Johnson's high-profile and violent death --the university's first on-campus homicide of a student --stunned the community and frustrated detectives. Police had not identified a suspect more than a year after her death. Initially, they began taking oral swabs from staff and others who had access to her dorm to compare DNA with crime scene evidence.
By early 2003, with no firm leads, a team of four detectives widened their scope, seeking oral swabs for DNA evidence from others who had contact with Johnson and were on campus at the time. In February 2003, Aydiner, a former university student who had been an acquaintance of Johnson, fell within that group and police said he voluntarily agreed to have detectives take a swab.
DNA evidence obtained from a stain on a pillowcase in Johnson's room and from a swab taken from her right wrist matched Aydiner's DNA profile. By then, Aydiner had left the country and was in Turkey; his U.S. business visa also had expired. Federal agencies assisted police to make sure Aydiner obtained the necessary visa to return to the United States. He was arrested Jan.16, 2004, at the airport.
Under the 24-page agreement hashed out after days of intense negotiations, Aydiner pleaded no contest to 10 counts of aggravated murder, one count of first-degree sex abuse, one count of attempted rape; two counts of first-degree sodomy and four counts of burglary. Three of the burglary charges stem from break-ins to three other students' dorm rooms in Mehling Hall during spring break 2001.
Police recovered stolen women's necklaces and earrings in the North Portland home Aydiner shared with his wife.
All interests served?
Judge Meisenheimer said the death penalty was not warranted in Aydiner's case because he had no prior criminal record. Yet he said the crime demanded the "most serious of consequences."
"A more horrendous crime is difficult to imagine," the judge said.
Given two years credit for time already served in jail, Aydiner will be eligible for parole in 35 years, or at age 67. He will be eligible to petition for parole only if he adheres to all terms of the plea deal and shows good behavior in prison. If paroled, he will be immediately deported to Turkey and can never become a U.S. citizen. He will also have to register as a sex offender and remain on post-prison supervision the rest of his life.
"Mr. Aydiner will never be free to threaten this community," Meisenheimer said.
Prosecutors Don Rees and Norm Frink said the plea and sentence served the family's and the state's interests.
Another factor that led to the plea agreement was the potential that the DNA evidence could have been thrown out at trial. "The prosecution could not have prevailed without DNA evidence," Frink said.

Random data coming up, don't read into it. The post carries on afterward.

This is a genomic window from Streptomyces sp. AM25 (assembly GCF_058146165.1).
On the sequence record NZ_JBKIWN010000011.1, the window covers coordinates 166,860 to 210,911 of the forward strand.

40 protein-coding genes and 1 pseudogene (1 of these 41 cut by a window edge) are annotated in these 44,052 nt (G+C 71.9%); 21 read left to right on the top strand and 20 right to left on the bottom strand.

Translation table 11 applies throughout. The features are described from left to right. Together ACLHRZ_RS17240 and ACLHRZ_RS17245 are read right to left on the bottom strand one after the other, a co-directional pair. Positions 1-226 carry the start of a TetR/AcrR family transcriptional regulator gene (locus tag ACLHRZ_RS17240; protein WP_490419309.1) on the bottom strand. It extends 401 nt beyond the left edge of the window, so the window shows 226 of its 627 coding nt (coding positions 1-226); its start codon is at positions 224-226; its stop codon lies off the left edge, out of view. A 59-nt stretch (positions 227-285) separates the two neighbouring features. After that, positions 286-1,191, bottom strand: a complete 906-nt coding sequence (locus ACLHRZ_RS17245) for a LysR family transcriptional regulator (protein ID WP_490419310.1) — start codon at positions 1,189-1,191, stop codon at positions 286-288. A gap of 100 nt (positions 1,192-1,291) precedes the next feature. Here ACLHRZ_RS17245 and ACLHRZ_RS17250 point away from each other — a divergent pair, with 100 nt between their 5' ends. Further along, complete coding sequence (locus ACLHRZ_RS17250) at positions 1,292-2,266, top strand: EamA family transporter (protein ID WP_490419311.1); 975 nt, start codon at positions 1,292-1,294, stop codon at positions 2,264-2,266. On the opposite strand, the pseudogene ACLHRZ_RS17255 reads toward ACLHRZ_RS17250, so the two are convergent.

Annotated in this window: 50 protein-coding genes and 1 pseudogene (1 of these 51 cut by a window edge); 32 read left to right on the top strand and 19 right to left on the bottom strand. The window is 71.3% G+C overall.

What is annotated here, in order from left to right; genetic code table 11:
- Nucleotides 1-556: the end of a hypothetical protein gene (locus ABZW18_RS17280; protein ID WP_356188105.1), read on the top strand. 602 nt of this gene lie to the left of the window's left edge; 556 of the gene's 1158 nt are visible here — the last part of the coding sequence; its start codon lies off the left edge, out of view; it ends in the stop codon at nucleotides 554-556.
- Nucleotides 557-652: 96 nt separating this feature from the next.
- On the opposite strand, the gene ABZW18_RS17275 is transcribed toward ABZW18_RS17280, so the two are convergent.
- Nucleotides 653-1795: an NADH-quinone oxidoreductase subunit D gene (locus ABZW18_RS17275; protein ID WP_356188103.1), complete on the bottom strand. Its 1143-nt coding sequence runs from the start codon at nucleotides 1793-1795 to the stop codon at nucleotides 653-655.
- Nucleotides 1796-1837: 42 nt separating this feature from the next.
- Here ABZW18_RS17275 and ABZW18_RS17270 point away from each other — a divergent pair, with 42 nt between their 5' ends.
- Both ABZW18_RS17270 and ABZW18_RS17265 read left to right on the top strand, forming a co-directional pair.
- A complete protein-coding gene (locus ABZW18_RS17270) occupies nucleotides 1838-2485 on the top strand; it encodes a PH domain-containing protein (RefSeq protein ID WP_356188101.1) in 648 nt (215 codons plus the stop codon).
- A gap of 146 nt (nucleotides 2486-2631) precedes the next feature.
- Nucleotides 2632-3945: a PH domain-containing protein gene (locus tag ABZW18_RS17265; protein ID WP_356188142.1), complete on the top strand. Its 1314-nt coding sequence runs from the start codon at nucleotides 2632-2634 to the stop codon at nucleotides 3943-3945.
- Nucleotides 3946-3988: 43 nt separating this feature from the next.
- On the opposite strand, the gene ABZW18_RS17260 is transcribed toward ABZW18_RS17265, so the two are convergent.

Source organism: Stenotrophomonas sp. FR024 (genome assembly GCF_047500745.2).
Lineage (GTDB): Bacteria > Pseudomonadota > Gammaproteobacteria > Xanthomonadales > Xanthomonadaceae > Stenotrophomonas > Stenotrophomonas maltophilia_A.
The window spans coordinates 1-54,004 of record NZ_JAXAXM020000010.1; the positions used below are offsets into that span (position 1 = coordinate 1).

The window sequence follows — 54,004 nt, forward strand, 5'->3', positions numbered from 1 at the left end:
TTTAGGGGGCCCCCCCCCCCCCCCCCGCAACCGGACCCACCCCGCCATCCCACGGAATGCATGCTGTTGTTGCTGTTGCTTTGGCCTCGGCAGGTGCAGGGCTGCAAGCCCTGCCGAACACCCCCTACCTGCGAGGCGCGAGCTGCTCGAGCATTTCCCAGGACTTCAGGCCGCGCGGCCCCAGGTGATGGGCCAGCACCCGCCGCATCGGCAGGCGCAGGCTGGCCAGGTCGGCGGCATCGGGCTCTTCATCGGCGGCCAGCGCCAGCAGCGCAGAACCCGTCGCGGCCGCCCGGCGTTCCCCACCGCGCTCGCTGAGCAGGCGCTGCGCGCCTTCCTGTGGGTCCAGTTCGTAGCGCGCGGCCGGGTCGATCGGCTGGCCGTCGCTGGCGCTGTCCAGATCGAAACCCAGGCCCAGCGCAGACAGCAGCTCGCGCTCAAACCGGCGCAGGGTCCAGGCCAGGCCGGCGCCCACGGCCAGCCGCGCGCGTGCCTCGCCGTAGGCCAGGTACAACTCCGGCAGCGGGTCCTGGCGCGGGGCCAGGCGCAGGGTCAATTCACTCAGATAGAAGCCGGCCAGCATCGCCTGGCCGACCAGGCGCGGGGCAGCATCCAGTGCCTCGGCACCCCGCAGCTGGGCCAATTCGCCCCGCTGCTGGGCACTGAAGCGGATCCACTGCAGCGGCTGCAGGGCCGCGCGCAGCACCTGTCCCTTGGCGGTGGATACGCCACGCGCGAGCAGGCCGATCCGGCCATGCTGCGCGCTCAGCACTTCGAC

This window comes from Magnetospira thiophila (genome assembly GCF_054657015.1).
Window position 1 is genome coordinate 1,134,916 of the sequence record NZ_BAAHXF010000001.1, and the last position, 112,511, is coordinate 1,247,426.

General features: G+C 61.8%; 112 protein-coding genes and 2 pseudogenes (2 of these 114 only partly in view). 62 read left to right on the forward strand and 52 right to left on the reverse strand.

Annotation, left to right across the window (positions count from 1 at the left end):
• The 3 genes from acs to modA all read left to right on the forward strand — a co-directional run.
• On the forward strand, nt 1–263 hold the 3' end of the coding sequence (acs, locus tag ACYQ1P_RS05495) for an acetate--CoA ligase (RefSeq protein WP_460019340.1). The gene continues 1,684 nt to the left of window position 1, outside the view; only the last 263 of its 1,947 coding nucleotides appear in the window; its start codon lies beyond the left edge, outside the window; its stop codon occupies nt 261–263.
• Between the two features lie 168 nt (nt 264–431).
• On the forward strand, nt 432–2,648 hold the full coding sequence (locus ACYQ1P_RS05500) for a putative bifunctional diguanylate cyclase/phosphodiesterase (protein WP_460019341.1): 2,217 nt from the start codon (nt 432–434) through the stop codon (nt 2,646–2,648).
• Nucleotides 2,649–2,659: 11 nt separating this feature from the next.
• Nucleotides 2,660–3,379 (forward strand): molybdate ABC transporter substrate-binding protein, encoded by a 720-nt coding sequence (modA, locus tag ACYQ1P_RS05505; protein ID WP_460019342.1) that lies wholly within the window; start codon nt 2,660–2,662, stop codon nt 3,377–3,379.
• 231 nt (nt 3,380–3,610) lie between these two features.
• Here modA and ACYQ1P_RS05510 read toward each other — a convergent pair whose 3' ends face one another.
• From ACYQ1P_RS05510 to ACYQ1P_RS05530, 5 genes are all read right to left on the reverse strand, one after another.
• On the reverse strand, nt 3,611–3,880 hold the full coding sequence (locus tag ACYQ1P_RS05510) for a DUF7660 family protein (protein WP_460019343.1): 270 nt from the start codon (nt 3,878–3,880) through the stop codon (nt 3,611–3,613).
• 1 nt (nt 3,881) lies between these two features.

Stephen Houze, Aydiner's defense attorney, had argued that Aydiner did not knowingly and voluntarily provide an oral swab for DNA purposes because police were not forthright on how it could impact his immigration status. In a tape-recorded phone call with a Portland detective, Aydiner expressed concerns about his immigration status and the police said the request for his DNA had nothing to do with that. Houze argues that while police were seeking it for a criminal case, it clearly could affect his immigration, according to court records.
Houze will continue to argue before the 9th U.S. Circuit Court of Appeals that law enforcement violated international law by luring Aydiner back from Turkey in 2004 to arrest him. But the state, buoyed by opinions from Multnomah County circuit, appeals and state Supreme Court judges who rejected Houze's argument, are confident that his appeal will fail.
Mother's last words
Friends of the Johnson family, another victim who had her dorm room burglarized by Aydiner, police detectives and a university pastor attended Friday's hearing. In a prepared statement, the Rev. E. William Beauchamp, university president, thanked police for their work and said he was grateful to the justice system for helping to resolve Johnson's tragic loss.
Rollison was the only family member to speak in court. When she spoke, tears flowed from the victim's father, Russell Johnson, and Kate's brother hung his head between his hands.
The mother said she's forgiven Aydiner and doesn't harbor anger but much sadness for him. "No one can ever take away our memories of the past," Edie Rollison said. "Not even murder can separate us from Kate."
Aydiner didn't move.
"You have not and will not destroy my life," she said. "I am strong. I am a child of God, and Kate's mother forever."